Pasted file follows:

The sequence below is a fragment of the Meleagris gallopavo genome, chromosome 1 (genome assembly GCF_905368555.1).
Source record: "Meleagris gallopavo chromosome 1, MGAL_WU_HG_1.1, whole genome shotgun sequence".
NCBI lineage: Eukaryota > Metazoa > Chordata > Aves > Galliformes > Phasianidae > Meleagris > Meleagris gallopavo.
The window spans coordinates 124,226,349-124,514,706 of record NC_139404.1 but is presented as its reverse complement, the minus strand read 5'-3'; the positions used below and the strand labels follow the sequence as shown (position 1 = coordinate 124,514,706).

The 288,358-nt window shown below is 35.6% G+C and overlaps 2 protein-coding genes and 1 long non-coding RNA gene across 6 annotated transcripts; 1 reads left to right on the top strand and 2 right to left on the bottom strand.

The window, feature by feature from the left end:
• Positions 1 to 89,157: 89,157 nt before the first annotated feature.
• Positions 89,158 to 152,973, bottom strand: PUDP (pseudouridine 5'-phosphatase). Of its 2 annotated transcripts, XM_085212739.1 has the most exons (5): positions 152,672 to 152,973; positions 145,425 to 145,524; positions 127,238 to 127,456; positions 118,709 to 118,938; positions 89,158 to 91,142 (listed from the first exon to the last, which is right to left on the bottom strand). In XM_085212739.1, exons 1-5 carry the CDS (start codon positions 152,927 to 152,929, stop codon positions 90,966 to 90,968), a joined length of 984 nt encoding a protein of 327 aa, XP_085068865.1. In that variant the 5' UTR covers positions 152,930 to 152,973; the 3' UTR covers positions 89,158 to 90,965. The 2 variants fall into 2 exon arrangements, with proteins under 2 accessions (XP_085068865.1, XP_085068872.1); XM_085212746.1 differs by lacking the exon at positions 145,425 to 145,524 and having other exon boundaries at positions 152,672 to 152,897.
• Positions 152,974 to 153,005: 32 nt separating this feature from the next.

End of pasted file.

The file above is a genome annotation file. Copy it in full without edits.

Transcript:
The sequence below is a fragment of the Meleagris gallopavo genome, chromosome 1 (genome assembly GCF_905368555.1).
Source record: "Meleagris gallopavo chromosome 1, MGAL_WU_HG_1.1, whole genome shotgun sequence".
NCBI lineage: Eukaryota > Metazoa > Chordata > Aves > Galliformes > Phasianidae > Meleagris > Meleagris gallopavo.
The window spans coordinates 124,226,349-124,514,706 of record NC_139404.1 but is presented as its reverse complement, the minus strand read 5'-3'; the positions used below and the strand labels follow the sequence as shown (position 1 = coordinate 124,514,706).

The 288,358-nt window shown below is 35.6% G+C and overlaps 2 protein-coding genes and 1 long non-coding RNA gene across 6 annotated transcripts; 1 reads left to right on the top strand and 2 right to left on the bottom strand.

The window, feature by feature from the left end:
• Positions 1 to 89,157: 89,157 nt before the first annotated feature.
• Positions 89,158 to 152,973, bottom strand: PUDP (pseudouridine 5'-phosphatase). Of its 2 annotated transcripts, XM_085212739.1 has the most exons (5): positions 152,672 to 152,973; positions 145,425 to 145,524; positions 127,238 to 127,456; positions 118,709 to 118,938; positions 89,158 to 91,142 (listed from the first exon to the last, which is right to left on the bottom strand). In XM_085212739.1, exons 1-5 carry the CDS (start codon positions 152,927 to 152,929, stop codon positions 90,966 to 90,968), a joined length of 984 nt encoding a protein of 327 aa, XP_085068865.1. In that variant the 5' UTR covers positions 152,930 to 152,973; the 3' UTR covers positions 89,158 to 90,965. The 2 variants fall into 2 exon arrangements, with proteins under 2 accessions (XP_085068865.1, XP_085068872.1); XM_085212746.1 differs by lacking the exon at positions 145,425 to 145,524 and having other exon boundaries at positions 152,672 to 152,897.
• Positions 152,974 to 153,005: 32 nt separating this feature from the next.